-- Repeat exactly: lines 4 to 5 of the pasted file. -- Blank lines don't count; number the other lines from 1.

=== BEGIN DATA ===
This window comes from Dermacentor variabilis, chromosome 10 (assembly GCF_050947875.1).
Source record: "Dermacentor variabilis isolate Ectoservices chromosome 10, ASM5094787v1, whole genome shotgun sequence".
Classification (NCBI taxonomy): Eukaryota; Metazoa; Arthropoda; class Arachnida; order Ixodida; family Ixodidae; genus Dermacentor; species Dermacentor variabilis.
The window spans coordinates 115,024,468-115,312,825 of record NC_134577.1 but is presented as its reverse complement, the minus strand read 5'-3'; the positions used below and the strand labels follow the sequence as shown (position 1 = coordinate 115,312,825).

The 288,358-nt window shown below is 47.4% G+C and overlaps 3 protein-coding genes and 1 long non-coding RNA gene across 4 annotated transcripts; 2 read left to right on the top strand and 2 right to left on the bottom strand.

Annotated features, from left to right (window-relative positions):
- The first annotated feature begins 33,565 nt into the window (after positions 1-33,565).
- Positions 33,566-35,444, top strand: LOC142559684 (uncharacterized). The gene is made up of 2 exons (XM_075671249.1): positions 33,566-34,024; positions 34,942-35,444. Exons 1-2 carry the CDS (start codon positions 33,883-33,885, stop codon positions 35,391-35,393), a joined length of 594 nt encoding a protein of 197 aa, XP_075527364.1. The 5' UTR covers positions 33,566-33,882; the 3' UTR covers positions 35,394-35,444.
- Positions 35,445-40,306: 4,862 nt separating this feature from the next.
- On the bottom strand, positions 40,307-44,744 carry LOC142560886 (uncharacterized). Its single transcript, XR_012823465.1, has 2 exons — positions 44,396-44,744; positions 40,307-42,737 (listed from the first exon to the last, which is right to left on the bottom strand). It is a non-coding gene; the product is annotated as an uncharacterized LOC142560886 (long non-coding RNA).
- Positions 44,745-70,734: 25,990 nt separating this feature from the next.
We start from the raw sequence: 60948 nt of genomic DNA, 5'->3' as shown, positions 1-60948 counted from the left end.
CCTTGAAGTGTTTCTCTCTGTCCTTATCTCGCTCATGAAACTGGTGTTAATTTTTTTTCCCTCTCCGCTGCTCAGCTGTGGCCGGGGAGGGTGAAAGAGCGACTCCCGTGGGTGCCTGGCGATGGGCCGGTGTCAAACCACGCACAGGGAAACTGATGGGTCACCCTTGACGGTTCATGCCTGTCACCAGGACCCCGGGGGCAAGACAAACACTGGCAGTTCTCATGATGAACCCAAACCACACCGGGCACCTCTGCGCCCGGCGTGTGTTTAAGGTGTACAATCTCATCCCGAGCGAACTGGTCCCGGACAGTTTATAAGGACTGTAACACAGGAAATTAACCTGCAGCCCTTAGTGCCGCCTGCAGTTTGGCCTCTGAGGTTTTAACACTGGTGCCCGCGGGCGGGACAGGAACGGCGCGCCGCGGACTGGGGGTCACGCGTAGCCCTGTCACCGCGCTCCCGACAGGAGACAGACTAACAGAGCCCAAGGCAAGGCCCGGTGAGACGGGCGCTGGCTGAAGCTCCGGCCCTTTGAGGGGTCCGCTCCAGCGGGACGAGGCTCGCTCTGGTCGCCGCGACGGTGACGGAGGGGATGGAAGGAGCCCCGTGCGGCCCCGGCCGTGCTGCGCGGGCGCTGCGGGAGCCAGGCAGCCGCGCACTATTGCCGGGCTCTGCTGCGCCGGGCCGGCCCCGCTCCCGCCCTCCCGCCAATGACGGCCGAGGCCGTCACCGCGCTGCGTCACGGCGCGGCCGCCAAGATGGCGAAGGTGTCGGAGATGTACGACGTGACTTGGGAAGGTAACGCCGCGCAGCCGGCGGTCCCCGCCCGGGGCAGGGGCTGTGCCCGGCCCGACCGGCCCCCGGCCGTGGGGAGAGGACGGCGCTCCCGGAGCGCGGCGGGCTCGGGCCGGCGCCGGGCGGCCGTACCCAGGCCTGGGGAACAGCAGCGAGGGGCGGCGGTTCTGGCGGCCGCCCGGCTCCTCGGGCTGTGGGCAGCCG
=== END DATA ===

The window spans coordinates 115,024,468-115,312,825 of record NC_134577.1 but is presented as its reverse complement, the minus strand read 5'-3'; the positions used below and the strand labels follow the sequence as shown (position 1 = coordinate 115,312,825).

The 288,358-nt window shown below is 47.4% G+C and overlaps 3 protein-coding genes and 1 long non-coding RNA gene across 4 annotated transcripts; 2 read left to right on the top strand and 2 right to left on the bottom strand.